- Primary processing : The raw animal or plant products are extracted or converted into food commodities that may either be sold as-is or go further into secondary processing. Raw products are washed, sorted, transported, and then blended. Robotic applications comprise butchery and vegetable and fruit sorting, e.g., wheat milling.
- Secondary processing: Food commodities are processed and turned into edible items. The ingredients are brought together to form new food products by baking, cooking, freezing, etc. Robotic applications consist of sorting the products, removing defects, and mixing.
Robots are gradually being integrated into both the primary and seconding food processing with differing levels of success due to the changing levels of uniformity in the raw materials that each step begins with.
Robotic applications are better suited to secondary processing since the food items have become more standardized by then. Still, there's been an emergence in primary processing robots, and companies are now starting to more of them.
Robotics in Food Packaging
Food packaging robots have been integrated into various parts of the food supply chain for quite a while. However, the latest development is that the complete process of packaging can be automated. The food packaging can be categorized into three different stages:
- Primary packaging: In this stage, individual foods are packaged. For instance, a pick-and-place robot places the sweets into plastic containers.
- Secondary packaging: In this stage, the individual packages are assembled together. For instance, a different pick-and-place robot stacks those plastic containers into a larger box.
- Tertiary packaging: In this stage, secondary packages are grouped together for shipping. For instance, a palletizing robot places many boxes onto a pallet.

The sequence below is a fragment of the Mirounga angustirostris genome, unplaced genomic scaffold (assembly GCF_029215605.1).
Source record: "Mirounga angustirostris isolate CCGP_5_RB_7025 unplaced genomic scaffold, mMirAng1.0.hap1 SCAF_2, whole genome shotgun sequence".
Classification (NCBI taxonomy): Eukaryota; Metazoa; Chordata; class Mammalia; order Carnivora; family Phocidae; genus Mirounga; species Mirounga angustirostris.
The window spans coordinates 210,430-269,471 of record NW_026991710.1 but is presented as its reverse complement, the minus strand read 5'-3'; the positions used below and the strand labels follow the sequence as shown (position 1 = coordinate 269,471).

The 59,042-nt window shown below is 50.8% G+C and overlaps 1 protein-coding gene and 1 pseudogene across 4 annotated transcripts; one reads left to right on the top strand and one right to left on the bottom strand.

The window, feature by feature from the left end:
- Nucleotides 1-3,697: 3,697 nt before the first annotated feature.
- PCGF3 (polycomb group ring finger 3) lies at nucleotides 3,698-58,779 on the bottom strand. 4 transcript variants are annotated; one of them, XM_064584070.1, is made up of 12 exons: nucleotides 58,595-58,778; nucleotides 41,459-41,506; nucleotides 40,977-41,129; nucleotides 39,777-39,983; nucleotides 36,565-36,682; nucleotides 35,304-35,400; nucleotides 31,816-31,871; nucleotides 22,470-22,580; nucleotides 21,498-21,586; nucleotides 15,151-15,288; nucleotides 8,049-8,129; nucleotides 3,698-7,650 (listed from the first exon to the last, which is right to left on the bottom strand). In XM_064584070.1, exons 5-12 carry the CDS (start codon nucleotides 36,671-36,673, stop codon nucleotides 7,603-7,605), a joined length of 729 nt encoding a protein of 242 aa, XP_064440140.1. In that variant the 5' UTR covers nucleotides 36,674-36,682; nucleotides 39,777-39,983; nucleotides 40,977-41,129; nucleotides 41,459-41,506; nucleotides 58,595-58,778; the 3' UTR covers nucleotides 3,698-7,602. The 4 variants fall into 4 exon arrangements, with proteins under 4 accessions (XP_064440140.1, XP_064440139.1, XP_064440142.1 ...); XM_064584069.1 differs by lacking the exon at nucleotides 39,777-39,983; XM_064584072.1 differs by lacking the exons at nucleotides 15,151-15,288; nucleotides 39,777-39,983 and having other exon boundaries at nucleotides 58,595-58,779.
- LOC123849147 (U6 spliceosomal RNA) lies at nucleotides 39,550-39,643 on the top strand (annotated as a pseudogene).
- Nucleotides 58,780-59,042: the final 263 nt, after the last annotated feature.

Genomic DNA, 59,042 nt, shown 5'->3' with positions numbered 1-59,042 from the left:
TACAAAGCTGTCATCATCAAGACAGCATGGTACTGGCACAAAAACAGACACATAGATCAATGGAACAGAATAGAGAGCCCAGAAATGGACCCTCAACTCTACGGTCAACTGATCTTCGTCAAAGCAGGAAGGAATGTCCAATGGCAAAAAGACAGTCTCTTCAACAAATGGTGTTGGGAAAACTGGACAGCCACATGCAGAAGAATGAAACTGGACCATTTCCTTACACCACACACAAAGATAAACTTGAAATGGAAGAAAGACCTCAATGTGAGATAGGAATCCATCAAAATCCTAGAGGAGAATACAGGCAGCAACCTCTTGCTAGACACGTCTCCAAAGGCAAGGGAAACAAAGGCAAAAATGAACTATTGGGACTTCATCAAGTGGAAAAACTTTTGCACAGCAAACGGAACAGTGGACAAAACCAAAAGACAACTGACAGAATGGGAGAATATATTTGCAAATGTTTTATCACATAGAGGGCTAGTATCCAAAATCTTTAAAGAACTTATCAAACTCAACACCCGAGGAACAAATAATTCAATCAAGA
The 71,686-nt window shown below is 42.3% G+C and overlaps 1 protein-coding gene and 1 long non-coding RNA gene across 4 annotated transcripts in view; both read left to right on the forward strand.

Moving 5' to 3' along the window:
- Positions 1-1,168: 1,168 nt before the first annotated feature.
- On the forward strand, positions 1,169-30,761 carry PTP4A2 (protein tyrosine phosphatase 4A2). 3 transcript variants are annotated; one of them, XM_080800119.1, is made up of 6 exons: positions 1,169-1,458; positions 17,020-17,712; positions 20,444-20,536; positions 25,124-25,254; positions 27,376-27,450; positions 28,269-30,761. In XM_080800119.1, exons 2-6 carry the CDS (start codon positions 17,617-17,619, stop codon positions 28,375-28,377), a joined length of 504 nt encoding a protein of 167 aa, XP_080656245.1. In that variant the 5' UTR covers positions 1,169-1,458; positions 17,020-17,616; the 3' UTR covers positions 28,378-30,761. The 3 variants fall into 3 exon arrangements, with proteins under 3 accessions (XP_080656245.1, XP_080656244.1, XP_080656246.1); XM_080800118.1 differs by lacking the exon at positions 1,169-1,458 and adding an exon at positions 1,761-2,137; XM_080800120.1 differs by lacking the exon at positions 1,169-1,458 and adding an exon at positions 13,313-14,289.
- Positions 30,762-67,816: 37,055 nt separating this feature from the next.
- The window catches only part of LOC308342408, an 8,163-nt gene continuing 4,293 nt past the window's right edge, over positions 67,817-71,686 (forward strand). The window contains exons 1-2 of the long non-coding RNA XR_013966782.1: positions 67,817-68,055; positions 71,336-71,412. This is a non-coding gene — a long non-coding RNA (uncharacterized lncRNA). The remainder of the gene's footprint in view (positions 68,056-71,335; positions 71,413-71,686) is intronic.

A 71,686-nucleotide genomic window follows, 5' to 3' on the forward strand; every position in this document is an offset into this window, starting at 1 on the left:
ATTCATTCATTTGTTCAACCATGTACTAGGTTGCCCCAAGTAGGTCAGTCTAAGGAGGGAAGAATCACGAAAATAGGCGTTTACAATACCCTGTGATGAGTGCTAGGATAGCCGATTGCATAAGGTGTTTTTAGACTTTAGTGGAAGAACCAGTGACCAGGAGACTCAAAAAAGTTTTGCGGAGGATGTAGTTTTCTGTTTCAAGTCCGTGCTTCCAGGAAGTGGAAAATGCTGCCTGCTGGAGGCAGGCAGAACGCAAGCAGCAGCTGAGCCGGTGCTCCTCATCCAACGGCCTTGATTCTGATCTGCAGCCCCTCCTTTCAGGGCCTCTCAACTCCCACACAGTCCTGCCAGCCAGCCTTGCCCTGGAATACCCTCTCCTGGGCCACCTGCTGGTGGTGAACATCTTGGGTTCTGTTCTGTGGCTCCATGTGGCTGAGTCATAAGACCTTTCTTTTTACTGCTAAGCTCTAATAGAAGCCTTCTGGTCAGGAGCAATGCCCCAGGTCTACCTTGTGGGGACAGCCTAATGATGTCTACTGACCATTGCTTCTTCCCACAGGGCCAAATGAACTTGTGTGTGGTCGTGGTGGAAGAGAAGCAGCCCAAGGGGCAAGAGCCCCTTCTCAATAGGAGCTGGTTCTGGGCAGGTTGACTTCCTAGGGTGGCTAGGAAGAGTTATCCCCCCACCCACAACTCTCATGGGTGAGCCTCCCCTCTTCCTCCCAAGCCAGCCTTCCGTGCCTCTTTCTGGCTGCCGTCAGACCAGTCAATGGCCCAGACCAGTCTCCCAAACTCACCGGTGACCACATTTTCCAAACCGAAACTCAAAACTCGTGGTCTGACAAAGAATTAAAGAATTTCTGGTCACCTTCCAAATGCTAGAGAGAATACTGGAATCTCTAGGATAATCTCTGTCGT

It appears likely that automated packaging will continue to be one of the primary applications in the food sector.
Robotics in Food Delivery
Robotic food delivery has also recently been getting a significant amount of press. For instance, sometime earlier, Domino’s Pizza announced that it would be launching self-governing ground vehicles for the delivery of pizzas, following their first successful delivery drone at the end of 2016.
While self-governing food delivery might appear somewhat as “just the latest fad,” it actually addresses an escalating market trend. In recent years, the demand for restaurant-quality, home-delivered, ready-to-eat meals has seen a tremendous spike in demand.
The global taste for takeaway is undoubtedly changing the food industry. Hence, autonomous food delivery is bound to become widespread.
Commercial Applications of Robots in the Food Industry
This section reviews some of the primary areas of commercial application of robotics in the food industry.
Packaging and Palletizing
Packaging and palletizing are two of the most prevalent applications for food-handling robots at present. As mentioned above, food robots are used in primary packaging, which is that stage of the line where the food is packed into the container, wrapper, or a vacuum-sealed bag.
Then comes secondary and tertiary packaging, which are also prevalent applications for robots in the food industry. On the other hand, palletizing represents an extra-large and broad market for food robotics.